Always was and will always be about the money and power . from the beginning of man until
the end and start over again?

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prunceprastic March 09 2014 at 7:10 PM

Thing is the boy lied initially stating he did not move in and those were NOT his troops.

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Ol Bob March 10 2014 at 2:03 PM

Simple geography. Putin knows Russia must have a sea port a little farther from the boreal pole than he can get on Russian territory. We're not likely to talk him out of it. The crisis will drag on until the West grows weary and lets him have Crimea. Of course, this will only be the first round.

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1 reply
mrd1776 Ol Bob March 10 2014 at 2:08 PM

Well Putin already had Crimea by the 1997 Partition Treaty with Ukraine until 2042. But then Obama and his CIA tried to illegally screw with that and Putin had to step in to block Obama's illegal acts once again. This criminal in OUR White House really needs to be impeached and sent off to prison where he belongs.

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2 replies
Mike & Jeannie mrd1776 March 10 2014 at 2:32 PM

Truly, a patriotic stand for an American so poorly informed to take.

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mrd1776 mrd1776 March 10 2014 at 3:03 PM

Oh really Mike & Jeannie? In your complete ignorance, can you point to one item in my post which is untrue? The Partition Treaty is easily researched. Russia did not invade Crimea. As a VietNam veteran, I know for a fact that Kennedy and his CIA "arranged" the assassination of Diem to start off the illegal Vietnam War. I also know that the US has toppled and assassinated leaders of nations for decades. Saddam Hussein is a well known example. So you think we should blindly support our own criminal or war criminal leaders?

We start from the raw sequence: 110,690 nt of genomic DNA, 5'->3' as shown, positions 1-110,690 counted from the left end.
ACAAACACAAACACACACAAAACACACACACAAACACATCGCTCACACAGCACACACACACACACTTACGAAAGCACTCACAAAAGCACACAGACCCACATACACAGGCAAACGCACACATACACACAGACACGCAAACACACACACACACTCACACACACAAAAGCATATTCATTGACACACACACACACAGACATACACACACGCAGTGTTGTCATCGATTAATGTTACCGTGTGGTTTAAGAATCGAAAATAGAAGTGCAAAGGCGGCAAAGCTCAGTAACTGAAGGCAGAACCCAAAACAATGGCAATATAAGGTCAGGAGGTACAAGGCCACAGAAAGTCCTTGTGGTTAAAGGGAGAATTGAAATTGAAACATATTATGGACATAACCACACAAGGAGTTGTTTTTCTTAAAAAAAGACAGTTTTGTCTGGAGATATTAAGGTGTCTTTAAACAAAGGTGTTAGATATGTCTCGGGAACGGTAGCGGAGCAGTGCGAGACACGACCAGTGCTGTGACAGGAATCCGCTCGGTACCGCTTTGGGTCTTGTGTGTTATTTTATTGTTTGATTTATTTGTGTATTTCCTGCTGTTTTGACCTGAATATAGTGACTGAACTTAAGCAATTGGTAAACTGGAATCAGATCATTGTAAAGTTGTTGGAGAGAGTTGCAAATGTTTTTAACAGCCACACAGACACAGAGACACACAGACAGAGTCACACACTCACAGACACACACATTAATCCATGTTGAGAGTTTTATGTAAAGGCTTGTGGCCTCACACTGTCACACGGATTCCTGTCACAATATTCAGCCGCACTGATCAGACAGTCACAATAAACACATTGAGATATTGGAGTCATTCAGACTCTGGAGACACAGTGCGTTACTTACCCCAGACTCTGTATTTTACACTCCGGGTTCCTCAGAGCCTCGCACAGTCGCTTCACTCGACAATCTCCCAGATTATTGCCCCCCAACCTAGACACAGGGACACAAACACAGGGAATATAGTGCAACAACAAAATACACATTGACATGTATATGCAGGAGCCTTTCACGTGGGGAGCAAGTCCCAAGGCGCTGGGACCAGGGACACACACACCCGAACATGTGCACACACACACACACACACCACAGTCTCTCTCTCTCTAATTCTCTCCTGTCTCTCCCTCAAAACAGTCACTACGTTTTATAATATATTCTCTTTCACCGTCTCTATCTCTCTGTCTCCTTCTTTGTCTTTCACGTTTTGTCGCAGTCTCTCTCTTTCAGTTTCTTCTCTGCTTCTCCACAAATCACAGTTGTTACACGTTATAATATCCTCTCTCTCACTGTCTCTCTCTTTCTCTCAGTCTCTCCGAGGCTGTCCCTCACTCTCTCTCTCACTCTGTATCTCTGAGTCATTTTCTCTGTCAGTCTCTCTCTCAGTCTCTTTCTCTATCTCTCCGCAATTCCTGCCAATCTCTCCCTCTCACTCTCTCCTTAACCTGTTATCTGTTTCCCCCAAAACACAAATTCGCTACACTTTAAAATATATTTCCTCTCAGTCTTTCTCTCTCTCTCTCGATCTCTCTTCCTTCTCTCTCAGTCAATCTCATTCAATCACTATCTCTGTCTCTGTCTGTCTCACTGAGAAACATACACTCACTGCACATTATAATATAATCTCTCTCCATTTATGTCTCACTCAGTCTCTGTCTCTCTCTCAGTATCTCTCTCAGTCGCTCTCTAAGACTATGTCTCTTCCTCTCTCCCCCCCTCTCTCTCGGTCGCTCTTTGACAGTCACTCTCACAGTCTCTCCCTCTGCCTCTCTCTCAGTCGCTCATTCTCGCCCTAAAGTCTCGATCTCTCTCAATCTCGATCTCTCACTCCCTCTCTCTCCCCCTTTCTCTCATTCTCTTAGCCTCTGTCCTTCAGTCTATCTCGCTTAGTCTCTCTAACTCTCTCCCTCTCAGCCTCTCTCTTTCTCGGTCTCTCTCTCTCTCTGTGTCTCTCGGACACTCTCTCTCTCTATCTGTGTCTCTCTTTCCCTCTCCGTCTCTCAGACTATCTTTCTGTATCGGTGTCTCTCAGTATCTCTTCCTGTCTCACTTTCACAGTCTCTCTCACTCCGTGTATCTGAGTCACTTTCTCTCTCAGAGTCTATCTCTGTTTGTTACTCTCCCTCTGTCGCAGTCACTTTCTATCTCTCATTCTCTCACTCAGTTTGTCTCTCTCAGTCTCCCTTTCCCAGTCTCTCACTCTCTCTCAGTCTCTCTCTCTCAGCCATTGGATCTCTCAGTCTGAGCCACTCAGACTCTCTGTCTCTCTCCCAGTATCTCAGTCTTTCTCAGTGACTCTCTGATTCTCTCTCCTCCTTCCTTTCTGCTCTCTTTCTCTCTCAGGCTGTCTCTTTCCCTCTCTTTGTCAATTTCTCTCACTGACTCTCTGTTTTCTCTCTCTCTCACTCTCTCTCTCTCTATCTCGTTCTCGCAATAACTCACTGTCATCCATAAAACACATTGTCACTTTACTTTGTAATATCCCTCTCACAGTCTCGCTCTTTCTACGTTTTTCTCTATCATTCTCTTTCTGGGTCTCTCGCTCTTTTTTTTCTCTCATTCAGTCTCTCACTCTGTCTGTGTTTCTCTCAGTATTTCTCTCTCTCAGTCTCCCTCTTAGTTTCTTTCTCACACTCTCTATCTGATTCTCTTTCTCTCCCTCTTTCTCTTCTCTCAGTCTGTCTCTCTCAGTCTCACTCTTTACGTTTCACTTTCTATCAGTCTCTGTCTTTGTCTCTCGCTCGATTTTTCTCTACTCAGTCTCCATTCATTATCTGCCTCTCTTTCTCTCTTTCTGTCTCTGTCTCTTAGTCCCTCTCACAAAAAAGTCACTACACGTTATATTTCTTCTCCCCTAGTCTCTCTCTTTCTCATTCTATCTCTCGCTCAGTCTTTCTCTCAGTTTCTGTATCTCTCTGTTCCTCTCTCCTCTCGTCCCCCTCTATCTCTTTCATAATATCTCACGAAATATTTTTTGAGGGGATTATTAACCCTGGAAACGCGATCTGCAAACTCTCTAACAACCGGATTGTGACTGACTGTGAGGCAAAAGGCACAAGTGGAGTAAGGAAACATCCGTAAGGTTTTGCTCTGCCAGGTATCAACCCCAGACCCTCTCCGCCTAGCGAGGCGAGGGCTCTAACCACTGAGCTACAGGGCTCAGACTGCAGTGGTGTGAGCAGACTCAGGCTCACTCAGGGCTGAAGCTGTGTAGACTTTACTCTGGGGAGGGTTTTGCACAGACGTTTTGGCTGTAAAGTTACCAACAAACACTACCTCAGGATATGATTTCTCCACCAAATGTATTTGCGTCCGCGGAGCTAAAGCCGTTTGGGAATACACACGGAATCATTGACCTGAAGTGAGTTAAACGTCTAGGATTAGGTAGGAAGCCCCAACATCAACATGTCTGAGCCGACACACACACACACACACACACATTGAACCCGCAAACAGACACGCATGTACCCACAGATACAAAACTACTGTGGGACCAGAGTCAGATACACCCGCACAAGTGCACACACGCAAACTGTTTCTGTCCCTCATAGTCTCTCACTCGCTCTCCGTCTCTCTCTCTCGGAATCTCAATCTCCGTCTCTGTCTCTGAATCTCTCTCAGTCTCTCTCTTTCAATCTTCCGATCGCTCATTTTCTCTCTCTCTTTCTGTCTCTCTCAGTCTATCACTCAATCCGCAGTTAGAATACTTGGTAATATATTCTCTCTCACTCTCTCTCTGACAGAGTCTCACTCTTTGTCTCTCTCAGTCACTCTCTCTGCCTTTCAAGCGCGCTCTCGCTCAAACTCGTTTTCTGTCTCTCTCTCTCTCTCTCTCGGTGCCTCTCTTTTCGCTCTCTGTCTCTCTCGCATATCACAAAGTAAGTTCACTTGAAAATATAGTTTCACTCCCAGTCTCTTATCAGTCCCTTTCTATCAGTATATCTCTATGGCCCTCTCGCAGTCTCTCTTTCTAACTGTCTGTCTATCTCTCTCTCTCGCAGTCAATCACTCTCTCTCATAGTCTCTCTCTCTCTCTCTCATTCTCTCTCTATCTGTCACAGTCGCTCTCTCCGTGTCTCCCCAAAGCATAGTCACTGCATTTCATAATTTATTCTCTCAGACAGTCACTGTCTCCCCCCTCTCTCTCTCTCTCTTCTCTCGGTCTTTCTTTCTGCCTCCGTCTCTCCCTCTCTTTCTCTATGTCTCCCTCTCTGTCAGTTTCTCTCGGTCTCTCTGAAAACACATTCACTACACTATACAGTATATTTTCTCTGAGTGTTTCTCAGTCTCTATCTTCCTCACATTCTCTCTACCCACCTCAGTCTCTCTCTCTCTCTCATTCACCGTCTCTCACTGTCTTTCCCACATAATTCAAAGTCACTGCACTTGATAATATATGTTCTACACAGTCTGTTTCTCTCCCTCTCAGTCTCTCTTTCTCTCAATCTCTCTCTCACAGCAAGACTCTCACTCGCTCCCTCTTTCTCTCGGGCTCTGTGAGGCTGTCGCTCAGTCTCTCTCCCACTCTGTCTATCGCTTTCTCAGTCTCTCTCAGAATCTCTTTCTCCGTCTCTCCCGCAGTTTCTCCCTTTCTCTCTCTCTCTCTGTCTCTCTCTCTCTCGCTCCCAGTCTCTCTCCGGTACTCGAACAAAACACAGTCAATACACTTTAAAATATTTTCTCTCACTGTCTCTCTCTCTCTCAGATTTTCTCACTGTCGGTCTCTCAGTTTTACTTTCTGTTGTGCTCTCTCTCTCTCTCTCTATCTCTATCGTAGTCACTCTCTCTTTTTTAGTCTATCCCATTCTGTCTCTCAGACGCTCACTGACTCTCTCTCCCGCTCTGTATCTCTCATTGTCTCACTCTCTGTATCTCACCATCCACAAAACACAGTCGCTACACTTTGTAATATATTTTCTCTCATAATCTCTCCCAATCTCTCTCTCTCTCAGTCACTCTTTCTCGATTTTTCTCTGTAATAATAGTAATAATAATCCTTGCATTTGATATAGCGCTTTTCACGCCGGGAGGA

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specialistpi March 09 2014 at 7:07 PM

With tensions building in Ukraine, after Western-backed Neo-Nazis, ultra-nationalists, and other assorted bigots, hooligans, and militants overran the elected government in Kiev, the “Russian invasion of Georgia” narrative has been reanimated, admissions of its inaccuracy quickly forgotten, and is being used as an analogy to peddle the newly christened “Russian invasion of Ukraine” narrative.

However, once again, Russia is not “invading” anything. Long before the West began sowing political chaos in Kiev, Russian troops had long been permanently stationed within the country. Ukraine, and in particular, eastern Ukraine including the Crimea peninsula, share a common heritage, history, linguistics, socioeconomic interests, and defense agreements both past and present.

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1 reply
Laurie specialistpi March 09 2014 at 7:25 PM

Semantics, specialistpi. Insinuating that Putin hasn't added many additional troops is laughable. Ukraine has been separate from Russia for almost 60 years. This isn't kindergarten; you just don't walk in to a country with massive weaponry and demand it back. There are literally people's lives at stake.

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aoversier March 09 2014 at 11:59 PM

Another failure by POTUS..............they just keep on coming.